Incredible Civil War


This book is filled with fascinating stories and revealing anecdotes centered around the U.S. Civil War.

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This book is filled with fascinating stories and revealing anecdotes centered around the U.S. Civil War.

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Editorial Reviews

Civil War enthusiast and author Davis assembled a group of anecdotes on the war, printed here, that provides a ready source for trading tales at reenactments. The stories seem to have been culled from primary sources, lengthy passages from which are quoted, although their source is not cited. Includes some good-quality b&w reproductions. Annotation c. Book News, Inc., Portland, OR (
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Product Details

  • ISBN-13: 9781580800846
  • Publisher: Burford Books
  • Publication date: 2/27/2001
  • Pages: 256
  • Product dimensions: 6.32 (w) x 8.94 (h) x 0.69 (d)

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Major Wilmer McLean might well have said, as tradition has it, The war began in my front yard and ended in my parlor. McLean, a well-to-do wholesale grocer from Alexandria, had retired in 1854 to a pleasant estate along Bull Run, near Manassas Junction, in Prince William County, Virginia. He had made many improvements on the plantation, including a massive stone barn. The place was known as Yorkshire, for the home county of a previous owner, Colonel Richard Blackburn, a migrant Englishman. Roads in the neighborhood led to the nearby rail line and important villages, and several crossed Bull Run not far from the farmhouse. One of these crossings was McLean's Ford. In May, 1861, the line of Bull Run was occupied by Confederate troops to guard against an expected Federal thrust from Washington. Many regiments camped on or near Yorkshire, and Camp Wigfall was established on its southernmost acres. Just behind McLean's Ford and on either side, General J.R. Jones had his brigade raise earthworks which remain today-though much reduced by bulldozers-amid a housing development known as Yorkshire Village. On July 18, when Federals approached the site, General P.G.T. Beauregard, the Confederate commander, left his headquarters at a nearby farmhouse and went to Yorkshire. The general was riding the front lines at noon of that day when a Union shell dropped into a chimney of the McLean house, fell into the kitchen fireplace, and immediately exploded in a kettle of stew. The stew was splattered over the room and the luncheon menu for the general, his staff, and the McLean household was revised.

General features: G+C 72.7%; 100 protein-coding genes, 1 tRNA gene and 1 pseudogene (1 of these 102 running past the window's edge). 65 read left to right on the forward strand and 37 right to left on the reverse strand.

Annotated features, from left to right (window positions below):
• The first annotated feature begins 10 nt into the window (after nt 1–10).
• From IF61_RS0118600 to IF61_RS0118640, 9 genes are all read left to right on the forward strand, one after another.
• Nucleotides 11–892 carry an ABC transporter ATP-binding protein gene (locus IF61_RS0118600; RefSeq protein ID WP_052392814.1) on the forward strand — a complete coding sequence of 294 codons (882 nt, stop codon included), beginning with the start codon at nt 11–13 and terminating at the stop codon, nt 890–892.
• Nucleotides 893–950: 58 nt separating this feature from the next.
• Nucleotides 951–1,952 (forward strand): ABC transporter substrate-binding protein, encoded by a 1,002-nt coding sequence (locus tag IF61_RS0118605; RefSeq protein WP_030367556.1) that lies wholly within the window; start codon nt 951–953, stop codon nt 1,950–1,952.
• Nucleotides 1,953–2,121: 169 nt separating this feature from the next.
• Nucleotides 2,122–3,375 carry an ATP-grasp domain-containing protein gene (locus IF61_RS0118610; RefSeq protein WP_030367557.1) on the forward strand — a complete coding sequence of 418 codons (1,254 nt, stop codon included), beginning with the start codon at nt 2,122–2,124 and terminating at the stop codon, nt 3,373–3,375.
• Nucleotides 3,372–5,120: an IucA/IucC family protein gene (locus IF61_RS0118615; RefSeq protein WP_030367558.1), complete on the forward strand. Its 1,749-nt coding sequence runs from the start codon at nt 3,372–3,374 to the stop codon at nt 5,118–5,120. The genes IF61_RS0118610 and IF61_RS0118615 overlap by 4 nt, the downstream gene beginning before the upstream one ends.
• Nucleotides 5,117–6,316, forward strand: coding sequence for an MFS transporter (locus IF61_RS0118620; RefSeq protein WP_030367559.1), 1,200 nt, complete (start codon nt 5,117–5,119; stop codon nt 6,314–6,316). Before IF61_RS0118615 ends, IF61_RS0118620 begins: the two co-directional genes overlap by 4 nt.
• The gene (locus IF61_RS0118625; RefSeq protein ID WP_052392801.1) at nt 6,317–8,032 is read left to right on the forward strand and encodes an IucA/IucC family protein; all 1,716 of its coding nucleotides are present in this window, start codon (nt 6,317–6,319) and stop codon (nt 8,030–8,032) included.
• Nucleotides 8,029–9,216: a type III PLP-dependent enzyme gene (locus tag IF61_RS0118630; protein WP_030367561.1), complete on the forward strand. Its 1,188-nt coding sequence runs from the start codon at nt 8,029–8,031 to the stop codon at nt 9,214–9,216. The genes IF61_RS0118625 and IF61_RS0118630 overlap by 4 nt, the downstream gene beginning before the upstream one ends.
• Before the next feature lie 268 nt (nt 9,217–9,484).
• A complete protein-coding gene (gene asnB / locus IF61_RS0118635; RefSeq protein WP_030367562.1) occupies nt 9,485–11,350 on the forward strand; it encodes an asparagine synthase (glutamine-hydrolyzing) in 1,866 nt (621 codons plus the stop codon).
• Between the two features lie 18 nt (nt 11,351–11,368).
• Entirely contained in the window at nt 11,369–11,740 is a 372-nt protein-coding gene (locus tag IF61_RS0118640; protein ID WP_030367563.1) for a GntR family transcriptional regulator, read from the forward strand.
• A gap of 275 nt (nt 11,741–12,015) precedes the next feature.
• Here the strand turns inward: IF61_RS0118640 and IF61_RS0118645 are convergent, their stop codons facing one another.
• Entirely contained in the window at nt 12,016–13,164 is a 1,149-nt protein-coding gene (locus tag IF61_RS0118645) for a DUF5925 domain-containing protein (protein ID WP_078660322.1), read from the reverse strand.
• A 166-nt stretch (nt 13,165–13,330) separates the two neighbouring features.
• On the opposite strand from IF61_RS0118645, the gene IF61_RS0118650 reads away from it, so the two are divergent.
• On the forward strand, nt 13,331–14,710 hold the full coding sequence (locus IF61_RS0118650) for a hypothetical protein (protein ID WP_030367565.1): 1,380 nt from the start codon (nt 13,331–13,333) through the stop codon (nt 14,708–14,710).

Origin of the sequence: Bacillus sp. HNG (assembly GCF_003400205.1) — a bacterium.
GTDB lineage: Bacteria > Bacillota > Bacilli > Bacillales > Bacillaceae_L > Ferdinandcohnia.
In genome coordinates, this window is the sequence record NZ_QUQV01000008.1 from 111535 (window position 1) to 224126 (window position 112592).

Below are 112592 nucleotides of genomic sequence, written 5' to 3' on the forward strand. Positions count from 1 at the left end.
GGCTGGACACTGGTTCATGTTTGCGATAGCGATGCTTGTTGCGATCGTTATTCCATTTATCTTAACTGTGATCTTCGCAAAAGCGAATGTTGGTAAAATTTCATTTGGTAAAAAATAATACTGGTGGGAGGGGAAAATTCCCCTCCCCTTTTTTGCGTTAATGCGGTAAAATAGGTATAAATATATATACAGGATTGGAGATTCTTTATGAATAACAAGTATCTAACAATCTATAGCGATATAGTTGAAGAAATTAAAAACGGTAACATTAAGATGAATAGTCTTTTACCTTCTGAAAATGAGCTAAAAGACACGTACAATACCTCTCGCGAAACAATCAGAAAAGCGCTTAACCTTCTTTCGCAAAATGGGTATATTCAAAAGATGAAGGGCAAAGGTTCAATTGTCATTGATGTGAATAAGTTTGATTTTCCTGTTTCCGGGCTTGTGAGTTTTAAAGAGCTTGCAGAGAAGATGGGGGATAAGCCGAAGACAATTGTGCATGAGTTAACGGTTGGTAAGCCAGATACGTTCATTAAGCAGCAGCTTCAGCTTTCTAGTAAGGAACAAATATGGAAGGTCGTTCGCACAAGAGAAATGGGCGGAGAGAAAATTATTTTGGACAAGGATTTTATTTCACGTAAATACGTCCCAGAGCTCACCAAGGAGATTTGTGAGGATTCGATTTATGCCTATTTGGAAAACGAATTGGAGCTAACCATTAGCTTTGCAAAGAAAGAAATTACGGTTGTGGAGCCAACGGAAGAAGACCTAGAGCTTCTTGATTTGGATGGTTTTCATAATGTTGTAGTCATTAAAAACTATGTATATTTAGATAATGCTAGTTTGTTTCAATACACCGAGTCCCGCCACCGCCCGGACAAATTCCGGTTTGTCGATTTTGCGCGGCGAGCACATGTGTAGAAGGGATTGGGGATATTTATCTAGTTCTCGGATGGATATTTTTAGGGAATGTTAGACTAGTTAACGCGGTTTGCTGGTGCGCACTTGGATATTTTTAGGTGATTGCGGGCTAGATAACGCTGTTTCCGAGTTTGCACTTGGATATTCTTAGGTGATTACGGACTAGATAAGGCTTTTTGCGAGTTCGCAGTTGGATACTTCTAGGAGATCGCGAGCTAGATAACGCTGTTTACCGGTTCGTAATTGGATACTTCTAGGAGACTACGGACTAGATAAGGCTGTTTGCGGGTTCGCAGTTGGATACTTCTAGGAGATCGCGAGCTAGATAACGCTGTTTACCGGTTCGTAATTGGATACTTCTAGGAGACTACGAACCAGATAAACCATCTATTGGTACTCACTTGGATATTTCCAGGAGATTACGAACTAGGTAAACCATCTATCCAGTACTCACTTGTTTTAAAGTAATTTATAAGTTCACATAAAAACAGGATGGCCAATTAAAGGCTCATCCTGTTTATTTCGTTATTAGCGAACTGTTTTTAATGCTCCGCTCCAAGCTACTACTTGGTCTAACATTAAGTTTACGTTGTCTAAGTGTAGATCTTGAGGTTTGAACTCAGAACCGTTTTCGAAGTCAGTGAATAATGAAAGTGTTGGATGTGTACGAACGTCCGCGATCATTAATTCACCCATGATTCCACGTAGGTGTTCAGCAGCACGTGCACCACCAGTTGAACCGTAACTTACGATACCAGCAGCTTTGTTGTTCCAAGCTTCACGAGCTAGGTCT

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Table of Contents

1 The Travail of Wilmer McLean 1
2 House Divided 5
3 Firsts 11
4 The First Battle 15
5 Mr. Lincoln's Beard 21
6 The Blockade 23
7 Music, Music 29
8 War in the Air 35
9 The Machine Gun 41
10 A General's Grammar 45
11 How Young They Were! 47
12 Famous Onlookers 55
13 Which War? 63
14 John Brown Ignites a War 67
15 The Widow Fritchie 71
16 Imported Warriors 75
17 The Rains Brothers 87
18 Riots on the Home Front 97
19 The Inner Man 103
20 Was Stonewall Jackson a Hypochondriac? 109
21 The Marvelous Ram Albemarle 113
22 Some Oddities of This Odd War 119
23 Spies at Work 129
24 The Gettysburg Address 135
25 The Hero of Gettysburg 139
26 Sex in the Civil War 143
27 The Submarine Hunley 151
28 Lincoln's Subs 159
29 What They Said About U.S. Grant 161
30 Dixie 167
31 Symbols of the Lost Cause 171
32 The Perfect Battle 183
33 The Human Side of Robert E. Lee 191
34 Aftermath-at-Arms 197
35 The Price in Blood 201
36 The War Is Not Over 207
37 Atrocities 215
38 The Folklore 221
Bibliography 233
Index 237
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